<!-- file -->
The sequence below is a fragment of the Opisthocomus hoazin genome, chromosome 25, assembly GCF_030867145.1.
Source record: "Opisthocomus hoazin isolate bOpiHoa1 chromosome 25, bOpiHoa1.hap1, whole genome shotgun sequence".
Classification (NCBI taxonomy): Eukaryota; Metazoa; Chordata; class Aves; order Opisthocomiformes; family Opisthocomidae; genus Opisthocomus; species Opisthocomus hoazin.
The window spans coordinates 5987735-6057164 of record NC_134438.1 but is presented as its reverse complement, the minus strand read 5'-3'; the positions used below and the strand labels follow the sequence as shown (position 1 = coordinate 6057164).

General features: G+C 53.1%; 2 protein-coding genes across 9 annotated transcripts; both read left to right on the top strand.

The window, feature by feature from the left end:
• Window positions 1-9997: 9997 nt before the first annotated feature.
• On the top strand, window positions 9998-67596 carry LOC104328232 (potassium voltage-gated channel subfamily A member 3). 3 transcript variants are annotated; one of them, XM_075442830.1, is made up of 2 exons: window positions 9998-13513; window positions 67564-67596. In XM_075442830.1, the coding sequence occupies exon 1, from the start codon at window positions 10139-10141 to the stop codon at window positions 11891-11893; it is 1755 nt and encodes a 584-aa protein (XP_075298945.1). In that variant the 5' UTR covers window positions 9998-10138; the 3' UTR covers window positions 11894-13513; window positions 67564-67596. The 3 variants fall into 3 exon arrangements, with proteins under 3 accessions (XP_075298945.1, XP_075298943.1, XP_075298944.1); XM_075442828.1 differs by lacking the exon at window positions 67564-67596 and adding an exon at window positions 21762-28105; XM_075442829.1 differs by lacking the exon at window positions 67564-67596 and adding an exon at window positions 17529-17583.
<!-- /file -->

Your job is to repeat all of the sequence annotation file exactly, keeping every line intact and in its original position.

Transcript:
The sequence below is a fragment of the Opisthocomus hoazin genome, chromosome 25, assembly GCF_030867145.1.
Source record: "Opisthocomus hoazin isolate bOpiHoa1 chromosome 25, bOpiHoa1.hap1, whole genome shotgun sequence".
Classification (NCBI taxonomy): Eukaryota; Metazoa; Chordata; class Aves; order Opisthocomiformes; family Opisthocomidae; genus Opisthocomus; species Opisthocomus hoazin.
The window spans coordinates 5987735-6057164 of record NC_134438.1 but is presented as its reverse complement, the minus strand read 5'-3'; the positions used below and the strand labels follow the sequence as shown (position 1 = coordinate 6057164).

General features: G+C 53.1%; 2 protein-coding genes across 9 annotated transcripts; both read left to right on the top strand.

The window, feature by feature from the left end:
• Window positions 1-9997: 9997 nt before the first annotated feature.
• On the top strand, window positions 9998-67596 carry LOC104328232 (potassium voltage-gated channel subfamily A member 3). 3 transcript variants are annotated; one of them, XM_075442830.1, is made up of 2 exons: window positions 9998-13513; window positions 67564-67596. In XM_075442830.1, the coding sequence occupies exon 1, from the start codon at window positions 10139-10141 to the stop codon at window positions 11891-11893; it is 1755 nt and encodes a 584-aa protein (XP_075298945.1). In that variant the 5' UTR covers window positions 9998-10138; the 3' UTR covers window positions 11894-13513; window positions 67564-67596. The 3 variants fall into 3 exon arrangements, with proteins under 3 accessions (XP_075298945.1, XP_075298943.1, XP_075298944.1); XM_075442828.1 differs by lacking the exon at window positions 67564-67596 and adding an exon at window positions 21762-28105; XM_075442829.1 differs by lacking the exon at window positions 67564-67596 and adding an exon at window positions 17529-17583.